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Insider's guide to brining up children with special needs: evaluation of the Amaze parent support course

By Angela Hart and S. Virgo

Abstract

Summary of key findings\ud \ud What do we already know about this topic? Over the past decade, parent support courses have gained a very positive reputation in policy, practice and research. They are generally considered helpful by parents, and objective studies report that in many different situations such courses have a positive effect on parenting.\ud o Parents of children with special needs face particular challenges.\ud o There are hardly any support courses that specifically target parents of children with special needs.\ud o In children’s services work with parents more widely there is a growing emphasis on parent-professional partnerships. Most parenting support courses however, are facilitated by professionals.\ud \ud What does this project add?\ud \ud o The Insiders’ Guide parent support course is aimed specifically at parents of children with special needs.\ud o The course goes a long way to meeting their learning and support needs.\ud o It facilitated positive changes in parental confidence and competence (especially for those parents starting off feeling very unconfident).\ud o The course was oversubscribed, popular with parents (including parents who would not normally attend such courses), and had a very low drop out rate.\ud o The Insiders’ Guide course is co-facilitated by parents and professionals.\ud o Course facilitators valued the experience and most felt that it improved their parenting and/or practice.\ud o The evaluation provides evidence to suggest that the parent-professional facilitator partnership model is effective.\ud \ud o What do we still need to find out?\ud o How the Insiders’ Guide matches up when directly compared to other forms of parenting support.\ud o Whether or not the positive effect of the course is sustained over time.\ud o Whether a group of entirely unconfident parents would find the course helpful.\ud \ud What aspects of the course would it be most worth taking away and copying in other contexts?\ud \ud o Parent support course planners might usefully note that the combination of support, psychological reflection, information and education worked well.\ud o It is worth investing in the detail. Pre-visiting prospective course participants in their own homes prior to them signing up is particularly helpful for getting less confident parents along to the course. Providing nice refreshments, a pleasant environment and a take home gift were highly appreciated.\ud o The co-delivery model of the course (by a professional and a parent facilitator) was very effective and popular with participants and facilitators. It could be harnessed by children’s services to meet policy and practice objectives of partnership working in other contexts.\ud o Intensive co-training of facilitators appears to be crucial in ensuring this success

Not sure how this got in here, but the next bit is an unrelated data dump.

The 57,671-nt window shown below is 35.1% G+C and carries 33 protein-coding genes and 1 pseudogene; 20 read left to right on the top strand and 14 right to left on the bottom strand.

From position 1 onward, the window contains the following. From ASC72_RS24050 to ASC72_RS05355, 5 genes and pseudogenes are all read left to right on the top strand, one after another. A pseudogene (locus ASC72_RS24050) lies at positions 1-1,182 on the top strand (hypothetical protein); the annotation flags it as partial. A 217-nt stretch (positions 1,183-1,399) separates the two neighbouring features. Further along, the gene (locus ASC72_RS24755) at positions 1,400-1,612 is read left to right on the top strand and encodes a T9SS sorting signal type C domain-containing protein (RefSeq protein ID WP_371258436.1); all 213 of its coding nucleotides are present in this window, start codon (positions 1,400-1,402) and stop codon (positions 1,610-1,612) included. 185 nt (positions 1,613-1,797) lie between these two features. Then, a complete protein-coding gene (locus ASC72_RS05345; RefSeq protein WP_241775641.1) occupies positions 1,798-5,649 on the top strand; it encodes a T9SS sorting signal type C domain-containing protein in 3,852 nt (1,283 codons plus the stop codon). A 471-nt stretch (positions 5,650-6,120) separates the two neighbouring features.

Topics: B700 Nursing and Midwifery
Publisher: Amaze
Year: 2006
OAI identifier: oai:eprints.brighton.ac.uk:4704

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